Iron is a mineral found in many over-the-counter supplements. Iron overdose occurs when someone accidentally or intentionally takes more than the normal or recommended amount of this medication.
This is for information only and not for use in the treatment or management of an actual poison exposure. If you have an exposure, you should call your local emergency number (such as 911) or the National Poison Control Center at 1-800-222-1222.
Iron is an ingredient in many mineral and vitamin supplements. Iron supplements are also sold by themselves. Types include:
Note: This list may not be all-inclusive.
Note: Symptoms may go away in a few hours, then return again after 1 day or later.
Determine the following information:
The National Poison Control Center (1-800-222-1222) can be called from anywhere in the United States. This national hotline number will let you talk to experts in poisoning. They will give you further instructions.
This is a free and confidential service. All local poison control centers in the United States use this national number. You should call if you have any questions about poisoning or poison prevention. It does NOT need to be an emergency. You can call for any reason, 24 hours a day, 7 days a week.
The health care provider will measure and monitor the patient's vital signs, including temperature, pulse, breathing rate, and blood pressure. Symptoms will be treated as appropriate.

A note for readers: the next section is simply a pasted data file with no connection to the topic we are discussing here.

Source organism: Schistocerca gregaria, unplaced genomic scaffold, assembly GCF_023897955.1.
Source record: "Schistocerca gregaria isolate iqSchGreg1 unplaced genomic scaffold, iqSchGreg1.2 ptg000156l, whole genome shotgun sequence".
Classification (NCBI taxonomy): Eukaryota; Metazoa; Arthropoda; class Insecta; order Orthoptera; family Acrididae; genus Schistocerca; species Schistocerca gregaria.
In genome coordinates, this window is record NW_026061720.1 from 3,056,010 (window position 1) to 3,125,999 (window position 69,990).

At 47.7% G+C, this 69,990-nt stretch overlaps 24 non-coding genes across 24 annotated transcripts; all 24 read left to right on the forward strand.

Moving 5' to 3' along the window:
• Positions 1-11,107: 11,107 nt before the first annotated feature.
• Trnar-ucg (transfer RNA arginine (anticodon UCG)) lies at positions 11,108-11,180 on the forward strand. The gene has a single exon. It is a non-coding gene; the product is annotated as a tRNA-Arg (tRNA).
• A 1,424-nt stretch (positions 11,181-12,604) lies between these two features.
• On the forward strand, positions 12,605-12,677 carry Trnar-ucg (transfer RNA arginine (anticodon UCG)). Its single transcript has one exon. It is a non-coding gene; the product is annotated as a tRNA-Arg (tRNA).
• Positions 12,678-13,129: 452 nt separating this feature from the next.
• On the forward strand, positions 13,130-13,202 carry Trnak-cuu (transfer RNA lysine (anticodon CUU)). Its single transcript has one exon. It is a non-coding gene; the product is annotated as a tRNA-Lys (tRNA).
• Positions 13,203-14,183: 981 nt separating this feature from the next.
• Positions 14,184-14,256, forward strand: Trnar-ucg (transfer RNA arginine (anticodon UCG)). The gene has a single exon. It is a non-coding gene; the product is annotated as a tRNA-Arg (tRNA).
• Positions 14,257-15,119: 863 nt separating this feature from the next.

The patient may receive:
There is a good chance of recovery if you have no symptoms 48 hours after swallowing the iron. However, some people have died up to a week after an iron overdose. The more quickly you receive treatment, the better the chance for survival.
Iron overdose can be extremely severe in children. Children may sometimes eat large amounts of iron pills because they look like candy. Many manufacturers have changed their pills so they no longer look like candy.
Ferrous sulfate overdose; Ferrous gluconate overdose; Ferrous fumarate overdose
Liebelt EL. Iron. In: Shannon MW, Borron SW, Burns MJ, eds. Haddad and Winchester's Clinical Management of Poisoning and Drug Overdose. 4th ed. Philadelphia, Pa: Saunders Elsevier; 2007:chap 72.
Updated by: Eric Perez, MD, St. Luke's / Roosevelt Hospital Center, NY, NY, and Pegasus Emergency Group (Meadowlands and Hunterdon Medical Centers), NJ. Review provided by VeriMed Healthcare Network. Also reviewed by David Zieve, MD, MHA, Medical Director, A.D.A.M., Inc.
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